And, we spoke of Torah.

This week’s portion, which admittedly also speaks of merciless war against the specific nations that the Talmud says no longer exist, opens,

“You shall appoint judges and officers  for your tribes…and they shall govern the people justly.  You shall not pervert judgment. You shall not show partiality. You shall not take bribes, for bribes blind the eyes of the intelligent and lead to misrepresenting the words of the just.  Justice, justice shall you pursue, that you may thrive and occupy the land that Adonaai your God is giving you” (Deuteronomy 16;18-20).

My rabbi and teacher, Rabbi David Forman z”l loved to quote the different midrashim asking why the word “justice is repeated twice.  In this context, I think it signifies justice for all, both for those who are part of our people and those who are not.  There must be justice for both the powerful, and the powerless, for those with whom we identify and for those with whom we do not…

It turns out that bribes are not always financial in nature, and it is not only money that blinds the eyes of those who are good, decent and intelligent.  The various officers I encountered today were not rough or unpleasant or nasty people.  At least one of them maintained that he bore no ill will towards Palestinians.  The officer who punctured my tire eventually offered me to help fix it.  (I didn’t accept.)  I don’t know if that impulsive act to kick the spikes under my car represented who he usually is.  I do think that these soldiers are part of what Erving Goffman termed a “total institution.” I have spoken to many former soldiers who woke up one day to ask “What am I doing.” They were blinded to what they were doing because they were engulfed every waking moment by an entire system with an internal logic making actions that they would normally not take seem to be the natural and logical thing to do.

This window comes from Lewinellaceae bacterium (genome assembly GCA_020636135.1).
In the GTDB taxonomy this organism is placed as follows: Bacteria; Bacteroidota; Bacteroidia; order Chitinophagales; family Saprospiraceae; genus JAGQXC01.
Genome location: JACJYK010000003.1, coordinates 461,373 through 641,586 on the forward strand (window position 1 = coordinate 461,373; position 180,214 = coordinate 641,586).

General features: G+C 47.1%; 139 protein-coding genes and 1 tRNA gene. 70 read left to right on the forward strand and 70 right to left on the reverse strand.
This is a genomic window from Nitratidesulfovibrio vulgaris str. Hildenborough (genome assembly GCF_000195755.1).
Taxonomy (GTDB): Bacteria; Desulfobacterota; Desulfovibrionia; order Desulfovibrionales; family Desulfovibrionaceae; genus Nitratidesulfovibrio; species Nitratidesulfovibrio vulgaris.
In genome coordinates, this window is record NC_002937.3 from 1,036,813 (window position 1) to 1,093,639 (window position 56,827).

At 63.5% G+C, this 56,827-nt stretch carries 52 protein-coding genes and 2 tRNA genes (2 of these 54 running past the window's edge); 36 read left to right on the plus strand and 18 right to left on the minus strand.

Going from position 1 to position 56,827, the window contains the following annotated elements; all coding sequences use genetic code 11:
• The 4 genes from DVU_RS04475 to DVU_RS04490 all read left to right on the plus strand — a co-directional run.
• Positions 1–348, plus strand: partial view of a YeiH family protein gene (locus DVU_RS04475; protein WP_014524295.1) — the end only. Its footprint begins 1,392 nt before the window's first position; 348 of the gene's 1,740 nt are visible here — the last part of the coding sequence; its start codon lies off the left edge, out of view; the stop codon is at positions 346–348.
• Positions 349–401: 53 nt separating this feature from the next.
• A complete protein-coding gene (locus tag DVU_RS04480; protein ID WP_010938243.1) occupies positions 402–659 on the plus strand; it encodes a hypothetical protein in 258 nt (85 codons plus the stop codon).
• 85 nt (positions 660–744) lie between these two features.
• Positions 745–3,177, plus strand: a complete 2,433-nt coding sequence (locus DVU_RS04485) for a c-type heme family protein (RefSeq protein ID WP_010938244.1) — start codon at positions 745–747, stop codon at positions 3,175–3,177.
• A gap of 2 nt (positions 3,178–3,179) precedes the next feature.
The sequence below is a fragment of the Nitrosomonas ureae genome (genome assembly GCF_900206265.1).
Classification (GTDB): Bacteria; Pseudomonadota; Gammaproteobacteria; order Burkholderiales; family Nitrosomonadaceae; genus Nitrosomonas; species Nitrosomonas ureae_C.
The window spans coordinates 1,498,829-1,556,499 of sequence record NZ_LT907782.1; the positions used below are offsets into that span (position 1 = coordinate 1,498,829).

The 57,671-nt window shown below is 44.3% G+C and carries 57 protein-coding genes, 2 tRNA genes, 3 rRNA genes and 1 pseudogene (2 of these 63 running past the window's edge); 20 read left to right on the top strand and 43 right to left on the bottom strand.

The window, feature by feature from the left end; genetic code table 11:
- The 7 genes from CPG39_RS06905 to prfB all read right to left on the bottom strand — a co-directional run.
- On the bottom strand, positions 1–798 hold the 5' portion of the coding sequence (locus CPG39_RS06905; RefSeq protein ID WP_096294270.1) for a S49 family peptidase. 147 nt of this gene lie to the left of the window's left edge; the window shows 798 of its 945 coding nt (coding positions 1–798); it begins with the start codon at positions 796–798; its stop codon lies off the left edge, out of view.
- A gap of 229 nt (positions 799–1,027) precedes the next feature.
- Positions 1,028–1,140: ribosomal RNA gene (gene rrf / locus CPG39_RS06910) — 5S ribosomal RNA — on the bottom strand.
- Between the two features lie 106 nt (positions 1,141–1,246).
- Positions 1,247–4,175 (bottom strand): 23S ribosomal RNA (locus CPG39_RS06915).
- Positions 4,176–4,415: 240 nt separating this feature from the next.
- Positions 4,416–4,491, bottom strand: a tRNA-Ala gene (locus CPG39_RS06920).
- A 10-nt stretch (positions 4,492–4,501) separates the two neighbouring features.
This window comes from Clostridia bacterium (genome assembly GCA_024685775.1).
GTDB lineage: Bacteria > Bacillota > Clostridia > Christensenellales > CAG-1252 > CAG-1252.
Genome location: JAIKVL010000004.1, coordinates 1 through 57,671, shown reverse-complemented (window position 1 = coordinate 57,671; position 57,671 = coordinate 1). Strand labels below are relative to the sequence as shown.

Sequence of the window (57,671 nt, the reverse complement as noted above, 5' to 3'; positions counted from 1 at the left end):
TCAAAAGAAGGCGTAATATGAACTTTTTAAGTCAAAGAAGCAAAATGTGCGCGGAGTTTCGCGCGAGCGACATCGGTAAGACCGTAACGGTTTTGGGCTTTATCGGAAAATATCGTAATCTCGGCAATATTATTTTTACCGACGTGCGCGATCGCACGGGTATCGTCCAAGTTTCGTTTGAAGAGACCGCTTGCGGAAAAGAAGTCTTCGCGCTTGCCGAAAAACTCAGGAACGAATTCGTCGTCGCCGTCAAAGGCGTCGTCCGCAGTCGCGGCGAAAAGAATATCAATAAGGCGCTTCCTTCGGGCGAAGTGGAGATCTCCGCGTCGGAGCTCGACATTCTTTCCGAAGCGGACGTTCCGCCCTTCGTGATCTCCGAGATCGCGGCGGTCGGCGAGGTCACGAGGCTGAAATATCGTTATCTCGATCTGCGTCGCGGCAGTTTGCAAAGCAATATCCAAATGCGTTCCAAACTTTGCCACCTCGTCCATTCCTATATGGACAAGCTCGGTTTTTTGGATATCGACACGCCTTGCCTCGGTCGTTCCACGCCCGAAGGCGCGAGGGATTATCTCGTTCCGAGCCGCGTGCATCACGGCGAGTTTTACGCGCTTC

Perhaps these soldiers are also blinded by an admired settler who is “redeeming” the Land of Israel, making them willing to do his bidding.

Our God and God of our Ancestors may it be Your Will that we, our judges, and our officers be impartial pursuers of justice. May we understand that justice demands that even a Palestinian shepherd has the right to make a living here in this sacred Land.

Shabbat Shalom


About the Author
Rabbi Arik Ascherman is the founder and director of the Israeli human rights organization "Torat Tzedek-Torah of Justice." Previously, he led "Rabbis For Human Rights" for 21 years. Rabbi Ascherman is a sought after lecturer, has received numerous prizes for his human rights work and has been featured in several documentary films, including the 2010 "Israel vs Israel." He and "Torat Tzedek" received the Rabbi David J. Forman Memorial Fund's Human Rights Prize fore 5779. Rabbi Ascherman is recognized as a role model for faith based human rights activism.